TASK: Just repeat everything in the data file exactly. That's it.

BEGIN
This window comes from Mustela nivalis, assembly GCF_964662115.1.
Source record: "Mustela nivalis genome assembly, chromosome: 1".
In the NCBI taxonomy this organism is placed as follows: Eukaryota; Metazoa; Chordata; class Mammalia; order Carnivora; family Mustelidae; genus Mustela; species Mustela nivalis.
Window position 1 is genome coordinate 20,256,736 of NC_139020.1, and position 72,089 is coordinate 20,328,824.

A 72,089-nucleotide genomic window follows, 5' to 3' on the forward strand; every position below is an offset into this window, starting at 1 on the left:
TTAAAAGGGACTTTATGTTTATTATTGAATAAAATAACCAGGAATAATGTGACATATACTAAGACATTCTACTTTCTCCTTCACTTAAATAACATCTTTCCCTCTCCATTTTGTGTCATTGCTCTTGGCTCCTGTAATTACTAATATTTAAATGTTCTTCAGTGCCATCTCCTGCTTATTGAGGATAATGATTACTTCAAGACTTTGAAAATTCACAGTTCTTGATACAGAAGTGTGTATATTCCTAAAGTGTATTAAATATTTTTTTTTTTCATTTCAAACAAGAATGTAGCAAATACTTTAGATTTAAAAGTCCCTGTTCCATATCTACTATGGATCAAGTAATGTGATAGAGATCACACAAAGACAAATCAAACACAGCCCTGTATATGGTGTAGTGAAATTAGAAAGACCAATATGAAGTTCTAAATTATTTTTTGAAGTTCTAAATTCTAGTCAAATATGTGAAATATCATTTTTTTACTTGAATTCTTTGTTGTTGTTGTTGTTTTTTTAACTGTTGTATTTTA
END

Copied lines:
This window comes from Mustela nivalis, assembly GCF_964662115.1.
Source record: "Mustela nivalis genome assembly, chromosome: 1".
In the NCBI taxonomy this organism is placed as follows: Eukaryota; Metazoa; Chordata; class Mammalia; order Carnivora; family Mustelidae; genus Mustela; species Mustela nivalis.
Window position 1 is genome coordinate 20,256,736 of NC_139020.1, and position 72,089 is coordinate 20,328,824.

A 72,089-nucleotide genomic window follows, 5' to 3' on the forward strand; every position below is an offset into this window, starting at 1 on the left:
TTAAAAGGGACTTTATGTTTATTATTGAATAAAATAACCAGGAATAATGTGACATATACTAAGACATTCTACTTTCTCCTTCACTTAAATAACATCTTTCCCTCTCCATTTTGTGTCATTGCTCTTGGCTCCTGTAATTACTAATATTTAAATGTTCTTCAGTGCCATCTCCTGCTTATTGAGGATAATGATTACTTCAAGACTTTGAAAATTCACAGTTCTTGATACAGAAGTGTGTATATTCCTAAAGTGTATTAAATATTTTTTTTTTTCATTTCAAACAAGAATGTAGCAAATACTTTAGATTTAAAAGTCCCTGTTCCATATCTACTATGGATCAAGTAATGTGATAGAGATCACACAAAGACAAATCAAACACAGCCCTGTATATGGTGTAGTGAAATTAGAAAGACCAATATGAAGTTCTAAATTATTTTTTGAAGTTCTAAATTCTAGTCAAATATGTGAAATATCATTTTTTTACTTGAATTCTTTGTTGTTGTTGTTGTTTTTTTAACTGTTGTATTTTA